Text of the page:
Published in The Music Network
Nick Gatfield is a highly-sought breed of music industry exec; he’s a music man with a head for international business. Gatfield arrived at the helm of Sony Music’ s UK company in the latter months of 2011, bringing with him 30 years of experience on both sides of the Atlantic, and from both sides of the negotiating table. Gatfield was a member of Dexy’s Midnight Runners when they briefly ruled the airwaves with Come On Eileen. But his greatest achievements have arguably come as a major-label A&R. Gatfield signed Radiohead to EMI, and has worked closely for the likes of Amy Winehouse, Keane, Sugababes, and Tinie Tempah. TMN caught up with Gatfield on a recent “tour of duty” to Sony Music’s Australian affiliate.
You’ve now worked in senior exec positions at three of four majors in last 5 years. What are your thoughts on the Sony culture you’ve moved into?
The EMI experience was interesting, largely working at a music business controlled by a private equity firm. The great learning from that is there is absolutely no comfortable marriage between private equity and creative industries. This is not a criticism of Terra Firma. A lot of stuff they did was actually very positive. But we’re always accused of being luddites, or trying to preserve our musical integrity. The role of A&R, which is the entire driving force of the business in my mind, is a dark art. It’s incredibly hard to quantify. It’s incredibly high-risk. And the exciting thing for me at Sony is it’s populated from the very top with music people who understand that risk and understand you’ve sometimes got to speculate to accumulate. Doug Morris, our global CEO, is a music man. It’s such a pleasure being back at a company being run by music people. And it’s run as a very efficient business. The company is in good health, considering where the overall industry is.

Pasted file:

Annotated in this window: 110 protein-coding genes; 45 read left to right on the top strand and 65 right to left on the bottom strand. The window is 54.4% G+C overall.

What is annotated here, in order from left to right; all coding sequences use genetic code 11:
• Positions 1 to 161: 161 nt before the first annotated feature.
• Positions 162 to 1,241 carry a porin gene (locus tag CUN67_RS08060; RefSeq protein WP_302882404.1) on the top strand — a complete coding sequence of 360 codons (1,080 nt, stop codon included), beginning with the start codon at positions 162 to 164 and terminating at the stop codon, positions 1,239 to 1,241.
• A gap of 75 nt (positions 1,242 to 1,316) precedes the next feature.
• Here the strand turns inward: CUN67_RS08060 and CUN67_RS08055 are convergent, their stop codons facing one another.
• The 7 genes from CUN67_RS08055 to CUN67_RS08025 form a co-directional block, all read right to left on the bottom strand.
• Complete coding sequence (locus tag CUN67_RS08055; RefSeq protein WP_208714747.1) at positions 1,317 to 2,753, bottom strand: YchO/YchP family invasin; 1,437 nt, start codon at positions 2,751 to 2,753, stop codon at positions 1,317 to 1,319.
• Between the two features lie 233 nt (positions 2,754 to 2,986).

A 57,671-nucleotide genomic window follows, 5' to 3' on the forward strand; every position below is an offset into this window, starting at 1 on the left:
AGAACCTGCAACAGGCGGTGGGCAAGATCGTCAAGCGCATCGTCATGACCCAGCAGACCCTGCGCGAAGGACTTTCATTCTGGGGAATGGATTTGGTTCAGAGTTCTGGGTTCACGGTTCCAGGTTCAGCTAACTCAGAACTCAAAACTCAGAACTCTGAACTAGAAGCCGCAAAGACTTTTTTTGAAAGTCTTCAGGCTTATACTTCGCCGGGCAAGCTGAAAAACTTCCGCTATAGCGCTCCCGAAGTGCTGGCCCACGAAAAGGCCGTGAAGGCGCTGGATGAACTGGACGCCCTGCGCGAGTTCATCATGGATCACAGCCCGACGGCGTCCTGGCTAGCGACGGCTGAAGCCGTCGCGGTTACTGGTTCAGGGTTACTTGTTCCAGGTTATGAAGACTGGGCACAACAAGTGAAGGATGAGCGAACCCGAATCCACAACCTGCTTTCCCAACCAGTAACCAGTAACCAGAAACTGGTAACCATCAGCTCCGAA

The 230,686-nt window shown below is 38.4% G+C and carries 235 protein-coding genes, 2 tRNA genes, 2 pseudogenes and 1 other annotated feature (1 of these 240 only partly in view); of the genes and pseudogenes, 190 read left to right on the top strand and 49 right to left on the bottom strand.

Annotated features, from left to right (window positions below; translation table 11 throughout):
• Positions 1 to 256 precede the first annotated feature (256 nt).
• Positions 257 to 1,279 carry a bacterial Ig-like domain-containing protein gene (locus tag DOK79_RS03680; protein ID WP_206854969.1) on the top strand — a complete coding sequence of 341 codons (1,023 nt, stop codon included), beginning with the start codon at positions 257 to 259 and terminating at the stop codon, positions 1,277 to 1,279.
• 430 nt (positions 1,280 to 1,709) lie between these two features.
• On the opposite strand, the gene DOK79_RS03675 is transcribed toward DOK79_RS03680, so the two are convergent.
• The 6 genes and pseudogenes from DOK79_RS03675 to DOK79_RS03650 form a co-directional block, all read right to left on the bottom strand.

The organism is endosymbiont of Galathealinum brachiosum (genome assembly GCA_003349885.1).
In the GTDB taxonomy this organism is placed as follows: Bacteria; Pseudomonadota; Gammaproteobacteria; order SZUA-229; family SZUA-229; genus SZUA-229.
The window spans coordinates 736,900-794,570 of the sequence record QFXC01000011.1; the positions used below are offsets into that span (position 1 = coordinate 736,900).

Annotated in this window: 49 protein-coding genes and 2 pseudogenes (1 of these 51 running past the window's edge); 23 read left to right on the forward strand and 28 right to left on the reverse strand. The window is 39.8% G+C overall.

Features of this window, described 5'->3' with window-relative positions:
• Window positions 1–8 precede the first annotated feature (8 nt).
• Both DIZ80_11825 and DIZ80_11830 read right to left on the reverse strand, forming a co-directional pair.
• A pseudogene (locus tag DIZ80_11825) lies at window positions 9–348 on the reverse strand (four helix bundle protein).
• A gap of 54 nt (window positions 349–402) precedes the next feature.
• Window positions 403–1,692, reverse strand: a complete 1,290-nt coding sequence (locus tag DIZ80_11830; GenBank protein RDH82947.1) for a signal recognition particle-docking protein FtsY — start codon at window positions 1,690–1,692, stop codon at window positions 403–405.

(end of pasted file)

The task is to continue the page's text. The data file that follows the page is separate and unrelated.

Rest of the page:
Australia doesn’t have a “graduated response” law. Should it?